A broad slit for the earpiece is barely perceptible between the notch and the metal framing. The side bezels and chin are admirably thin.
Oppo ships the phone with a pre-installed screen protector and the edges are easy to feel with your thumb. Otherwise, the rounded side edges and curved rear glass help the phone feel comfortable in your palm when gripping it. The Ace has a fairly standard set of controls along the outer edges. Separate volume buttons are positioned about two-thirds of the way up the left side. A power button sits on the right edge, opposite the volume keys. I really like that the button has a slim green accent, which helps it stand out visually. The dual SIM card tray is above the power button.
Oppo could not have done a finer job shaping the rear panel glass. It has an attractive curve that bends along the side edges, where it tucks itself into the metal frame. The camera module is rather long and raised slightly to contain the four lenses. The main lens is called out by a green accent that matches the power button on the side.
See also: Best waterproof phones you can buy. Phone makers cannot enter the gaming space without a 90Hz panel on their phone. Thus, the Oppo Reno Ace includes a screen that refreshes 90 times per second — which makes it appear to be smoother than that of a 60Hz screen.
The higher refresh rate is most evident when scrolling up and down or panning back and forth, as images, icons, text, and graphics remain sharp and stutter-free as they slide around the screen. The last component here is brightness, and the Reno Ace delivers in spades. Oppo claims the phone reaches nits average brightness, with peaks reaching 1, nits.
Most flagship phones tested by Android Authority rate in the to nit space, and the Ace maxed out at nits on our equipment. Most people who buy the Ace will love the screen. It was a hassle to register a print and inconsistent at best.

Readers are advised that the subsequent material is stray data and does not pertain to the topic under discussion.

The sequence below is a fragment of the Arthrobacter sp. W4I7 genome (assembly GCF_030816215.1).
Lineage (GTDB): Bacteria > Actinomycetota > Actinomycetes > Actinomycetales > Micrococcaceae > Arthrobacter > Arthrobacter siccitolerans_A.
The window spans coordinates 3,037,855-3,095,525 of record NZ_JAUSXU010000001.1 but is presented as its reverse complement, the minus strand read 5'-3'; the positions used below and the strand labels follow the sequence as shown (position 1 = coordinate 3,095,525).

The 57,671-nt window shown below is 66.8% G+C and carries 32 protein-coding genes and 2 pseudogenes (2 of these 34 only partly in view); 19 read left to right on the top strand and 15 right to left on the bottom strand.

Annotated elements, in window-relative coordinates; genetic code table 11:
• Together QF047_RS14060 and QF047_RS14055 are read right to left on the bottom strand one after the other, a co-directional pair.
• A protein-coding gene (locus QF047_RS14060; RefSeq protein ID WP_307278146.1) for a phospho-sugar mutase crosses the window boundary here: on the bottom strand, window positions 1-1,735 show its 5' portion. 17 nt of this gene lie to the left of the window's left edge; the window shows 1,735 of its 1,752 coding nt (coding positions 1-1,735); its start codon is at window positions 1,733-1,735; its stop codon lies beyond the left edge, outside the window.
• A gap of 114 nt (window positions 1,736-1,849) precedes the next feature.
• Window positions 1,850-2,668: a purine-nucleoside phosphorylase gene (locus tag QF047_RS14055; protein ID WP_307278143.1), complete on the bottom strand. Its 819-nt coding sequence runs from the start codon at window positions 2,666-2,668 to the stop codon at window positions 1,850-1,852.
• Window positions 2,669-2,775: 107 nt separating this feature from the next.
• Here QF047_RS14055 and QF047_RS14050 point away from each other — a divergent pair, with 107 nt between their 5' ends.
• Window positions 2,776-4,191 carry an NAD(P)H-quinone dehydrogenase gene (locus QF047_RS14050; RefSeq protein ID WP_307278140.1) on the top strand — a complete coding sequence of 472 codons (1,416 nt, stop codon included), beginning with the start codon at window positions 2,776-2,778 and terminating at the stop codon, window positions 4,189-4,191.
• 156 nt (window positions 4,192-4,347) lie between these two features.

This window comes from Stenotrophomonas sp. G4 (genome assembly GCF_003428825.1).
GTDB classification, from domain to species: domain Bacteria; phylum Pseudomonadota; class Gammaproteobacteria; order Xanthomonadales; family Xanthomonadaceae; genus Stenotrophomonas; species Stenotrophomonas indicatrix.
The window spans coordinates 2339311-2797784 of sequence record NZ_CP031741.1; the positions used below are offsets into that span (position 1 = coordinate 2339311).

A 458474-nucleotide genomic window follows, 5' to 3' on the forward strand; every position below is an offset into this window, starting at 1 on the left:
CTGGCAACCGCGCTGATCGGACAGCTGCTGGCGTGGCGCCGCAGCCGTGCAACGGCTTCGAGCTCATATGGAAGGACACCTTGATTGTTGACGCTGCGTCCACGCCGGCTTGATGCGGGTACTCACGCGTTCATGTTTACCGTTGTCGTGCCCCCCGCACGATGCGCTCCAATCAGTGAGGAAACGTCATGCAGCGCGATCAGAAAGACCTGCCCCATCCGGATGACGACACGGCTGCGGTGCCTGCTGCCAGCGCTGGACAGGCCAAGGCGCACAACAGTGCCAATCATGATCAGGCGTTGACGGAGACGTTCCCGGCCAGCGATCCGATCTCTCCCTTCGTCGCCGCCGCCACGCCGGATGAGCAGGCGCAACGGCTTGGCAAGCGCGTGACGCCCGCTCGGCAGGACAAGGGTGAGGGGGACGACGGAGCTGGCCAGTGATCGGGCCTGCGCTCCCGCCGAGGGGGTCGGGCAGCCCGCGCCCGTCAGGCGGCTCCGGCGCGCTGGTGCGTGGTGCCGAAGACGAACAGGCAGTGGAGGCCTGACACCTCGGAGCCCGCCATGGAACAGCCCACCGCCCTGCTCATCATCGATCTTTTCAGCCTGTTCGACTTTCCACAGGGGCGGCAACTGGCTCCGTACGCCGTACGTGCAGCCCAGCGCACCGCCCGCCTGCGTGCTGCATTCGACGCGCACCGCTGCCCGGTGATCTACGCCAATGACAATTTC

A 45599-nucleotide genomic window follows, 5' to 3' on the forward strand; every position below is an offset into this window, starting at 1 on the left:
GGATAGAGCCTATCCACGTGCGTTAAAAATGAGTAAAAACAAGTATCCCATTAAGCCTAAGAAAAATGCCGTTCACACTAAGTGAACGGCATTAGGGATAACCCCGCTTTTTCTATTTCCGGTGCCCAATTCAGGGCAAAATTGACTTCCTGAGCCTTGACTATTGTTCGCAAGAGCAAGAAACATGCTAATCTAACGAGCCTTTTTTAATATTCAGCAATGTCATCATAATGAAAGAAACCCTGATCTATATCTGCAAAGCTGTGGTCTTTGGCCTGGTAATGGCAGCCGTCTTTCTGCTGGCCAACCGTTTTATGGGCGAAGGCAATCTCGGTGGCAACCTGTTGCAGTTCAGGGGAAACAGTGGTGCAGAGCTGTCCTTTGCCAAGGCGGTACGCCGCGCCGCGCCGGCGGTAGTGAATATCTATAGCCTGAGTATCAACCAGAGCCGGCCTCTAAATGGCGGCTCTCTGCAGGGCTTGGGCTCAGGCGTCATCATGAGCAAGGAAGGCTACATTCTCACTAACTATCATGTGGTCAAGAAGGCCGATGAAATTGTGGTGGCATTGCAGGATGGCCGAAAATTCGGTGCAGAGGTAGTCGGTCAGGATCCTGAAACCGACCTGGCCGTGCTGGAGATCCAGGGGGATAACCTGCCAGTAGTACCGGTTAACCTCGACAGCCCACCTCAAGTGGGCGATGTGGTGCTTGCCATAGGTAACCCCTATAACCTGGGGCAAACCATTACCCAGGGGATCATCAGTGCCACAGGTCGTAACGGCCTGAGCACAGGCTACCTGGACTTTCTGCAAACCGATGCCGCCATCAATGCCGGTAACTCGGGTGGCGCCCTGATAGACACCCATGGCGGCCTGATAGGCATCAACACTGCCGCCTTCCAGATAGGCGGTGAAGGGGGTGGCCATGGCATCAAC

Mega fast CPU? Class-leading GPU? Ultra quick storage? Huge amounts of RAM? You betcha. Toss in a composite carbon fiber cooling system, GameBoost 2. The only features really missing are triggers and advanced, fan-driven cooling. The Oppo Reno Ace absolutely wrecks the competition when it comes to benchmarks. AnTuTu and 3DMark results stood out the most, with scores of , and 6,, respectively.
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These numbers are ahead of the pack by a significant margin. In day-to-day performance, the phone always felt swift and fluid. Nothing slowed the Reno Ace down, not even a little bit. Read also: Snapdragon and Plus vs Kirin Battery life is one facet that sets the Oppo Reno Ace far apart from the competition. First up, the large power cell pushes the phone from morning to night without breaking a sweat.
Even with the power-hungry display, the Ace aced my daily routine of social networking, email, Slack, music, video, and browsing.
Oppo says the Reno Ace is the first phone to ship with support for 65W charging. The 65W gallium nitride power brick is able to fully charge the dual battery in just 30 minutes.
No other phone is even close. Oppo achieved this by separating the charge circuit from the discharge circuit inside the two halves of the battery.
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This shortens the charge path and reduces resistance inside the battery, which results in a 2x improvement in charging speed. Bottom line, you hardly need to worry about battery life at all. See also: The best portable battery chargers. That gives the Ace a significant advantage over its stablemate. A quad-camera setup has become commonplace for phones in this price range.